II. The restored Tang dynasty entered its greatest age in the first half of the 8th century.

A. The emperor Xuanzong, who reigned from 713-756, presided over an age of prosperity and cultural dynamism.

1. The economy continued to flourish, and international trade grew even more extensive.

2. Chang’an became an entrepot for merchants and travelers from the Mediterranean, the Indian Ocean, Southeast Asia, and the Inner Asian steppes.

3. Buddhist monasteries became centers of art and philosophy and grew in wealth and influence.

B. These years were also a great age for Chinese poetry.

1. Some of the greatest poets in Chinese history lived and wrote at this time.

2. Li Bo, Du Fu, and Meng Haoran were only three of the many poets who served at court or in the Tang government.

С. As the years passed, however, Xuanzong withdrew from daily oversight of the government and became more involved with mystical religion and with his favorite concubine, Yang Guifei.

1. In addition to his patronage of Buddhism, Xuanzong was fascinated with mystical Daoism and the quest for immortality.

2. As he withdrew into the Inner Palace, he delegated more and more daily power to various officials, who competed among themselves for imperial favor.

3. The emperor had many women in his household, but he became especially devoted to Yang Guifei, literally, “Yang the Precious Concubine.”

4. Yang shared the emperor’s daily life in the palace and seems to have influenced him in state affairs, as well.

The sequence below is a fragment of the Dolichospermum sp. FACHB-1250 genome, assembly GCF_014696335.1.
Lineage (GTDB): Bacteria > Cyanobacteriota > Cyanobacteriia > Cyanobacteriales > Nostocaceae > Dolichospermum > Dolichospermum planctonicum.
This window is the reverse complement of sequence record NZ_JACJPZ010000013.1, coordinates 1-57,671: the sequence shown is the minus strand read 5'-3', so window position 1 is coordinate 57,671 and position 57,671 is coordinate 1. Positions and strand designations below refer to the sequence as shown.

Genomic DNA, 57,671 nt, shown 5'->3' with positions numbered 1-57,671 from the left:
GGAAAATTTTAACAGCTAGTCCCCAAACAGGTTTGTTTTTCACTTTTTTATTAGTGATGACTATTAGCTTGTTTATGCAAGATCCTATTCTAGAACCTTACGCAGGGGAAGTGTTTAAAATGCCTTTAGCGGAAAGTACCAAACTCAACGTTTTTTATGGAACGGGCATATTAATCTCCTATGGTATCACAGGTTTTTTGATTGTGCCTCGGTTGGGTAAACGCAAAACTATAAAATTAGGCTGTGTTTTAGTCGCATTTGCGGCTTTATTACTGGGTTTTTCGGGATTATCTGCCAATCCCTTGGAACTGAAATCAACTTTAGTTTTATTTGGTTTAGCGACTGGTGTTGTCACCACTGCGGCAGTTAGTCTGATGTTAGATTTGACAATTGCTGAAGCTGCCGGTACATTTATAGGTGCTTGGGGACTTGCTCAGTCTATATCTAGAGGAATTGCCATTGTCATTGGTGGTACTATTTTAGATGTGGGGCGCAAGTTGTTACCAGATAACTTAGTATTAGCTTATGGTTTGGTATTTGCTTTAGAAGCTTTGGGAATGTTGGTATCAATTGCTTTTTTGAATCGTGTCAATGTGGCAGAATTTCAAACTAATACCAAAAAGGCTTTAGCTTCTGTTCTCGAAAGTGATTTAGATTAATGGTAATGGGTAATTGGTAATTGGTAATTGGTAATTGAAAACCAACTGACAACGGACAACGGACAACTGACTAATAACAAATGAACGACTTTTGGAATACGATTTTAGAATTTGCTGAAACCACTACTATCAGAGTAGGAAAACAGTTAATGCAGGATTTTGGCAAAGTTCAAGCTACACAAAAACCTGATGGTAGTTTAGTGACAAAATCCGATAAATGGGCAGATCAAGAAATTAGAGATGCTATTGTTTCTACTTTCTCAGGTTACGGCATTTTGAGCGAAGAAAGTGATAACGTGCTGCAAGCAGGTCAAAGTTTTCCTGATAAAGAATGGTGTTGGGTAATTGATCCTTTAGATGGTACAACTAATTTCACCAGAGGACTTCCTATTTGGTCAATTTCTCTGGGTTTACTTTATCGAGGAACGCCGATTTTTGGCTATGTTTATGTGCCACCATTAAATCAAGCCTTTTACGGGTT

III. At the century’s midpoint, a great rebellion threatened to bring the dynasty down.

A. The man who led the rebellion was An Lushan.

1. An Lushan was a Uighur, from Central Asia.

2. The Tang had adopted a policy of employing non-Chinese military leaders for border defense.

3. An Lushan led the garrison at what is now Beijing.

4. He was a favorite of the emperor, but his enemies at court whispered that he was having illicit relations with Yang Guifei.

5. When the emperor ordered him to come to the capital, An Lushan brought his army with him, and this move was seen as rebellion.

B. The An Lushan rebellion lasted from 755 to 763.

1. The rebels drove the emperor from the capital; he fled to Sichuan.

2. In 756, Xuanzong abdicated in favor of his son.

3. An Lushan died during the rebellion, and his son took over leadership.

4. Eventually, the Tang dynasty was able to overcome the rebels but at the cost of giving away much of its power to military strongmen in the south and southeast.

5. The dynasty never fully recovered, but it did survive for another century and a half, which we will turn to in the next lecture.

Essential Reading:

Arthur F. Wright and Denis Twitchett, eds., Perspectives on the T’ang.

Supplemental Reading:

Sally Hovey Wriggins, Xuanzang: A Buddhist Pilgrim on the Silk Rood.

Questions to Consider:

1. Why were traditional historians so hostile to the reign of Wu Zetian? Is there anything inherent in Confucian ideas that would bias them against her?

2. The Tang dynasty has been seen by later Chinese as one of the most glorious periods in their history. It was also, perhaps, the most cosmopolitan period in China before the modern age. How might this perception of the past be a factor in China’s self-image today?